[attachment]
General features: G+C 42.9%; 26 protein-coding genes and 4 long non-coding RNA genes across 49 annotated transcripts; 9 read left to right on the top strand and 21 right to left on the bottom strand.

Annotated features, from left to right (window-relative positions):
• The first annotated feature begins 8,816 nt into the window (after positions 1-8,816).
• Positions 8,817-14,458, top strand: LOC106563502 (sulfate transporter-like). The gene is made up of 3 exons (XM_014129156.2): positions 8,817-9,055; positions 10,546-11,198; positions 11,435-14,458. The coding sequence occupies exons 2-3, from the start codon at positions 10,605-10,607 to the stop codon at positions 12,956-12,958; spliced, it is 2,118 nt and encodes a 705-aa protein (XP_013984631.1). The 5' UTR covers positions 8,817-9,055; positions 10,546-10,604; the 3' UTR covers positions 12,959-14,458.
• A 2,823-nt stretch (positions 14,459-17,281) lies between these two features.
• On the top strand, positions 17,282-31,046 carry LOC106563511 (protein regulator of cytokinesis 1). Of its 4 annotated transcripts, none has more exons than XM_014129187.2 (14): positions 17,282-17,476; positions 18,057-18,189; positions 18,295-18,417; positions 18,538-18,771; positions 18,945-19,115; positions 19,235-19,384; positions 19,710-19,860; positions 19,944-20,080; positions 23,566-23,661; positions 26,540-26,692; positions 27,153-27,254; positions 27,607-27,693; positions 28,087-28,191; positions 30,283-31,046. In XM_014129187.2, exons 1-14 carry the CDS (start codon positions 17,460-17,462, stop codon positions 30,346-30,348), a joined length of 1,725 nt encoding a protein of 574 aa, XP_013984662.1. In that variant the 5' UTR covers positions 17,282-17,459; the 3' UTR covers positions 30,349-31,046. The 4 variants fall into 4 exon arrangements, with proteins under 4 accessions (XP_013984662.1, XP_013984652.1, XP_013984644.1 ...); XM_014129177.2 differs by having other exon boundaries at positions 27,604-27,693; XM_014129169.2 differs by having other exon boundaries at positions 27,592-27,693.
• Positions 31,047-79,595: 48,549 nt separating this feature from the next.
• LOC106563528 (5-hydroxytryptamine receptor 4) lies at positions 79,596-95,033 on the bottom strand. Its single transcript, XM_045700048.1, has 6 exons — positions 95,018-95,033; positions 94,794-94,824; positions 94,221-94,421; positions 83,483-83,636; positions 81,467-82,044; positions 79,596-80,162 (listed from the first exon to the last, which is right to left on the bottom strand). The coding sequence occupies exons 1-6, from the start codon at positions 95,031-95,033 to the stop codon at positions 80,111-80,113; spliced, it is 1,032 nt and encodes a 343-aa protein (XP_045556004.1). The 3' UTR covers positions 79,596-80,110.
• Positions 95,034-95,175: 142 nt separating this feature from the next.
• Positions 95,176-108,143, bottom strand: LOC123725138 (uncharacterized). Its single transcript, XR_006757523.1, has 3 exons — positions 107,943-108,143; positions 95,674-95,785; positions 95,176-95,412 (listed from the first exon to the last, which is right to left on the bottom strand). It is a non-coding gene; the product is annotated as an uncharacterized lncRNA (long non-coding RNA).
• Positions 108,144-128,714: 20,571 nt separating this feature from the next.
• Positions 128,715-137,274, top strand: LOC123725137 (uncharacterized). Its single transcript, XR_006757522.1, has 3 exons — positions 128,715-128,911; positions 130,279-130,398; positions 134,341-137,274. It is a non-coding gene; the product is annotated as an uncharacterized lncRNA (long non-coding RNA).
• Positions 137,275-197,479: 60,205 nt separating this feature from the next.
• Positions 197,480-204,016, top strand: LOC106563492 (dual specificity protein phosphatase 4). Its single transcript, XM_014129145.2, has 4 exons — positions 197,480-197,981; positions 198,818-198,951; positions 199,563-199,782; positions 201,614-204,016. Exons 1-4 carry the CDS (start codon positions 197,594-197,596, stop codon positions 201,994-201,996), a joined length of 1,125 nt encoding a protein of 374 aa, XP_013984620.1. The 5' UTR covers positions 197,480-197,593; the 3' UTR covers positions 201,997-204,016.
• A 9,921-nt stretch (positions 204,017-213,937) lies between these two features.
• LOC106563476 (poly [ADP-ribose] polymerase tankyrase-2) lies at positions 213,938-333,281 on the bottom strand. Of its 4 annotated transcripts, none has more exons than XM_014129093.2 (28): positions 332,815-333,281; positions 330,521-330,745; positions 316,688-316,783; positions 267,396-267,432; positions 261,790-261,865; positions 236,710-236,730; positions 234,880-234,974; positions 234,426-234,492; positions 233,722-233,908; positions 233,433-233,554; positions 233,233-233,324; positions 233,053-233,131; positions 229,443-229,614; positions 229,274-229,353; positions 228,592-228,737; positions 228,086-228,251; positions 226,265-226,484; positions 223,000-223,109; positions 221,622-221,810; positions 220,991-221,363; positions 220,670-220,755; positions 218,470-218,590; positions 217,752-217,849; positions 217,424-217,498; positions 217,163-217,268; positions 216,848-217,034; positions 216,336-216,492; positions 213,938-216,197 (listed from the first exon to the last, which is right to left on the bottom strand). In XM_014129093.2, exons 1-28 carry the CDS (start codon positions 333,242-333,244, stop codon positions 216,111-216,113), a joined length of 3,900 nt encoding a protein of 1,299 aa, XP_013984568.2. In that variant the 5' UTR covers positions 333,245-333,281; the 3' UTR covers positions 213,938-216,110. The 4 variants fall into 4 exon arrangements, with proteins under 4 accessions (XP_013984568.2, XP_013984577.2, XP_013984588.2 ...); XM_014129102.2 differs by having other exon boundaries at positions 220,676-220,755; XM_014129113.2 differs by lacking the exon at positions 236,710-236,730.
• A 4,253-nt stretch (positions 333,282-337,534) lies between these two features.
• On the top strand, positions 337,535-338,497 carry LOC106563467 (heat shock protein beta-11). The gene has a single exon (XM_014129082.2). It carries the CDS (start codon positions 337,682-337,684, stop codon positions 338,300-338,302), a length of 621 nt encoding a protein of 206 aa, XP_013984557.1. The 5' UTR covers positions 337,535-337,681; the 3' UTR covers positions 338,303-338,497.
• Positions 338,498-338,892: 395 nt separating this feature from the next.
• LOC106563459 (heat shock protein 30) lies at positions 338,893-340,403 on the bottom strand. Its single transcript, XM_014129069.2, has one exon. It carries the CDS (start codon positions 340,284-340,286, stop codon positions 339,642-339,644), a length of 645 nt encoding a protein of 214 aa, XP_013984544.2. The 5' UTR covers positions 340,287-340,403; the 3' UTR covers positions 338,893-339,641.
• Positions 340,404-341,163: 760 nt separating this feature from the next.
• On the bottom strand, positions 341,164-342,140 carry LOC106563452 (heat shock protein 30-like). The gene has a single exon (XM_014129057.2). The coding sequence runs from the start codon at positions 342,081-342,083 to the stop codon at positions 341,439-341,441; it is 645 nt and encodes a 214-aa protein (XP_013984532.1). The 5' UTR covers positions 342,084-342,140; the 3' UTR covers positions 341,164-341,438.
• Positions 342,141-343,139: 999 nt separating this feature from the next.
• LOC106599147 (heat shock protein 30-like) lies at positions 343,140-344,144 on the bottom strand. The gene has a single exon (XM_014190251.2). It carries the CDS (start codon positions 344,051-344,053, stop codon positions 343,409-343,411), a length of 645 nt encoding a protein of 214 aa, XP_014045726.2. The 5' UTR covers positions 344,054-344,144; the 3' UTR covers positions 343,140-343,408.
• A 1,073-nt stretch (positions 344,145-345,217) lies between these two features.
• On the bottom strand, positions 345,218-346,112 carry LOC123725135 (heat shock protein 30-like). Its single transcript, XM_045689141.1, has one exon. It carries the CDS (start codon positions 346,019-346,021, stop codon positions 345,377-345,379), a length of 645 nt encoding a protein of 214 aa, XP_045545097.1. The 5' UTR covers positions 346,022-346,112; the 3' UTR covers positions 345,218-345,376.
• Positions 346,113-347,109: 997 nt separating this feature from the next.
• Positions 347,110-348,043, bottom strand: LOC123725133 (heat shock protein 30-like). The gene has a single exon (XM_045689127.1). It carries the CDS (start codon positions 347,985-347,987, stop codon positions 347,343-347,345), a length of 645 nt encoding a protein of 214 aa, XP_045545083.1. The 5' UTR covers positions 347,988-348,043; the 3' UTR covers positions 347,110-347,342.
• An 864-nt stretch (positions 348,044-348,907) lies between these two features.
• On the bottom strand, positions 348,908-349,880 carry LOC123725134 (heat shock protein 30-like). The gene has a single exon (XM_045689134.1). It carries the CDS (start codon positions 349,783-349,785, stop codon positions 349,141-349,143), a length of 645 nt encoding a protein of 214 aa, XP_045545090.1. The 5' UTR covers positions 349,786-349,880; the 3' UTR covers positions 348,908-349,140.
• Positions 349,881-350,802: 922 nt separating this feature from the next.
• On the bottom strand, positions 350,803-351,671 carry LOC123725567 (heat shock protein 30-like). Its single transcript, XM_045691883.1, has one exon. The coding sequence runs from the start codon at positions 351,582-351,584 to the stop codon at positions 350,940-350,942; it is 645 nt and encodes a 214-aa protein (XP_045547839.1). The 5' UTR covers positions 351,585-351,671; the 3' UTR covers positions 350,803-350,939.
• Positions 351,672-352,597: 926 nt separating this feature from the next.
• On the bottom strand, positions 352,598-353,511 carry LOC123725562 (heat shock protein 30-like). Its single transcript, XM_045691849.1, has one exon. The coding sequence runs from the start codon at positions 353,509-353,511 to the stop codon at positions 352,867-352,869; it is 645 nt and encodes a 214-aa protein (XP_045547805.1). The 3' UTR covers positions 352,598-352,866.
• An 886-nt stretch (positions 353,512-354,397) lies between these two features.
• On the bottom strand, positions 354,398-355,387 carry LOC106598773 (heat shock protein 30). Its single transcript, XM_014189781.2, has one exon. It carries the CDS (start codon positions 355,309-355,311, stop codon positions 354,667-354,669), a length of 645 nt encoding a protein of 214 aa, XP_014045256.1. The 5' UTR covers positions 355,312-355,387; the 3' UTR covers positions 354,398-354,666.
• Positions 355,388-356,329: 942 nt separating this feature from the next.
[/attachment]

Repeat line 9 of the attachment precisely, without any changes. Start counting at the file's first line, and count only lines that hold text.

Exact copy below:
• Positions 95,034-95,175: 142 nt separating this feature from the next.